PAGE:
For the week ending Jan. 22, 2022, U.S. Class I railroads hauled 223,395 carloads and 254,067 containers and trailers, a decline of 3.3% and 14.8%, respectively, from the prior-year period, the Association of American Railroads reported on Jan. 26.
At GATX, Rail North America’s 2021 “outperformance was driven by improving market conditions,” President and CEO Brian A. Kenney said during the company’s fourth-quarter and full-year 2021 earnings announcement on Jan. 25; in addition to achieving “higher fleet utilization and a higher renewal success rate, we have now experienced six consecutive quarters of sequential increases in absolute lease rates,” he reported.
January 25, 2022, will be remembered as the day CN achieved, in hockey parlance, a hat trick (three successes of the same kind, especially consecutive ones within a limited period; i.e. a hockey player who scores three goals in the same game). The Class I appointed a new President and CEO—who spent nearly 30 years at rival Class I Canadian Pacific; entered into a “Resolution Agreement” with beneficial shareholder and 2021 antagonist hedge fund TCI; and posted fourth-quarter 2021 results it calls “outstanding.”
Rail shippers expect price increases of 4.5% over the next 6-12 months, up 30 bps sequentially and above both our survey’s 3.4% five-year average and long-term 10-year average of 3.6%. The business outlook declined slightly sequentially, and economic confidence ticked up sequentially, while still below the survey’s average. Shippers appear to be largely supportive of reciprocal switching ahead of the pending Surface Transportation Board hearings. We see results as net neutral for the group, and continue to favor Canadian Pacific.
CSX was the second Class I railroad to report fourth-quarter 2021 financial results on Jan. 20; it posted net earnings of $934 million (or $0.42 per share), a 22% boost from the prior-year period’s $760 million (or $0.33 per share).
Union Pacific (UP) on Jan. 20 reported fourth-quarter 2021 results, including operating revenue of $5.733 billion, up 12% from the same period in 2020 and 10% from 2019. This was driven by “higher fuel surcharge revenue, a positive business mix, and core pricing gains,” which were partially offset by a 4% decrease in business volumes, as measured by total revenue carloads. The Class I railroad also posted results for full-year 2021, which Chairman, President and CEO Lance Fritz called the “most profitable year ever.”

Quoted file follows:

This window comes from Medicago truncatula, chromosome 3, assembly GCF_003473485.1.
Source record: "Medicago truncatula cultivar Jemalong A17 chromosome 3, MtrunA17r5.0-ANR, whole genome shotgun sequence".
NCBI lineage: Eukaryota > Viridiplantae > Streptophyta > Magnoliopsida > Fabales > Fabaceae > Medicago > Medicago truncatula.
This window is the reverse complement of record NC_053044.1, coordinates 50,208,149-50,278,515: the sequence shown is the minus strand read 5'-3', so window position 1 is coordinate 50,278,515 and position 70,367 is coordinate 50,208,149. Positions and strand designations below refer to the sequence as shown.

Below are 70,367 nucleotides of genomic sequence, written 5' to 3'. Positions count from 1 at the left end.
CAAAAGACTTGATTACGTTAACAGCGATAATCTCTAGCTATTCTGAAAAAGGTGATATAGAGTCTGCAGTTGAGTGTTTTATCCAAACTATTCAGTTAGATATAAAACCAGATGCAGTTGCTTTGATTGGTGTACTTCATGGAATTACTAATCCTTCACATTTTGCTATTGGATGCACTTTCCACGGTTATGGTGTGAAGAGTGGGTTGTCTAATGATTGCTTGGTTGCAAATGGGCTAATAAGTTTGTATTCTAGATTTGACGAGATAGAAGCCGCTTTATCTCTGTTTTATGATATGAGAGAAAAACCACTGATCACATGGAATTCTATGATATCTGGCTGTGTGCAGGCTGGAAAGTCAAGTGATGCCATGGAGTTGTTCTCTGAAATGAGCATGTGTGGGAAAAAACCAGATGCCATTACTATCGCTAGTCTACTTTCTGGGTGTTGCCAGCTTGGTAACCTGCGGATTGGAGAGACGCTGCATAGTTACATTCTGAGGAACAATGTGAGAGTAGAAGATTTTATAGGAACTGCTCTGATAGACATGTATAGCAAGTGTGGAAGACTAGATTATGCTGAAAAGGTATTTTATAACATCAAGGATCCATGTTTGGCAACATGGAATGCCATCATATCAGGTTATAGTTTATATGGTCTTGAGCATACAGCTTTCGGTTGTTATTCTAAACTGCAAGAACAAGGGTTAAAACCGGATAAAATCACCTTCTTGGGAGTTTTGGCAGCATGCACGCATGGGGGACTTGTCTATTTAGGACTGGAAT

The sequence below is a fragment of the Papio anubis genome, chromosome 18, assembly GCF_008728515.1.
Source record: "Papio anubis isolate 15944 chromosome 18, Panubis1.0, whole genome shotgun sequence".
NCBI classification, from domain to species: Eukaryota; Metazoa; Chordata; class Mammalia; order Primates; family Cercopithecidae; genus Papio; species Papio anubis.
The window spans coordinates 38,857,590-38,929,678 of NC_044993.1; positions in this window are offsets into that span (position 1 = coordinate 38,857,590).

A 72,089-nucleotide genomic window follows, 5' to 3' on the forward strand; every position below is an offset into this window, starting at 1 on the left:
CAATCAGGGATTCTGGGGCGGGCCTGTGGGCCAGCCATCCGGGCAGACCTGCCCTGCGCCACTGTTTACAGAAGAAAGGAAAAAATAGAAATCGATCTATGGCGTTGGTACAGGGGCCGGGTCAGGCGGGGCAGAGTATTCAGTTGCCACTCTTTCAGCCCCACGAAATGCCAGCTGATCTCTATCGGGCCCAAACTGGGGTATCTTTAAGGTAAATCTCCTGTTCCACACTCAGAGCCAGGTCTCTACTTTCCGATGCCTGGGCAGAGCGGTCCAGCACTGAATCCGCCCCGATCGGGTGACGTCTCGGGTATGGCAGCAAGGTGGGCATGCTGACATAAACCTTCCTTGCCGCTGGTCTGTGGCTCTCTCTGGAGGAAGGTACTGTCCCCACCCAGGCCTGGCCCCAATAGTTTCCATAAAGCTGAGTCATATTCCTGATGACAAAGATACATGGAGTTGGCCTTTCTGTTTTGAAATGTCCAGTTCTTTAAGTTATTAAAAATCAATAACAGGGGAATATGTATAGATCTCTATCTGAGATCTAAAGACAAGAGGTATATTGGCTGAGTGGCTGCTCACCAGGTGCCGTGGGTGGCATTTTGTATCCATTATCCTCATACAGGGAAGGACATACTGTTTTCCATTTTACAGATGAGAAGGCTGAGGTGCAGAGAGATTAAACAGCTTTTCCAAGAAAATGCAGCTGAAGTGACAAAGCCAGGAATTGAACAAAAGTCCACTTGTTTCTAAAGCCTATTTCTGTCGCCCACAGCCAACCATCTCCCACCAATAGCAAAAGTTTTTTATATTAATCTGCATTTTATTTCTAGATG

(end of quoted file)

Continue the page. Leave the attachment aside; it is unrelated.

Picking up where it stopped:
Total U.S. rail traffic for the week ending Jan. 15, 2022 was 493,617 carloads and intermodal units, down 6.6% from the same point last year, the Association of American Railroads (AAR) reported on Jan. 19; it is the second consecutive week that traffic has dropped.
On Dec. 17, the Surface Transportation Board released a new rate study, which you may have missed in the holiday rush. I know I did. If you did and have an interest
RAILWAY AGE, JANUARY 2022 ISSUE: The Railroader of the Year Award, our 59th annual, goes to two exemplary and visionary North American rail industry leaders: Canadian Pacific President and Chief Executive Officer Keith Creel, and Kansas City Southern President and Chief Executive Officer Patrick J. Ottensmeyer. The two are reconfiguring the North American rail landscape by completing, if all goes as planned, what will be the first Class I merger in more than 20 years, and creating North America’s first transnational freight railroad, Canadian Pacific Kansas City, or CPKC.
U.S. rail traffic for the week ending Jan. 8, 2022, came in at 440,761 carloads and intermodal units, dropping 16% from the same week last year, based on 210,020 carloads—down 10.6% from 2021—and intermodal volume of 230,741 containers and trailers—down 20.4%, the Association of American Railroads (AAR) reported on Jan. 12.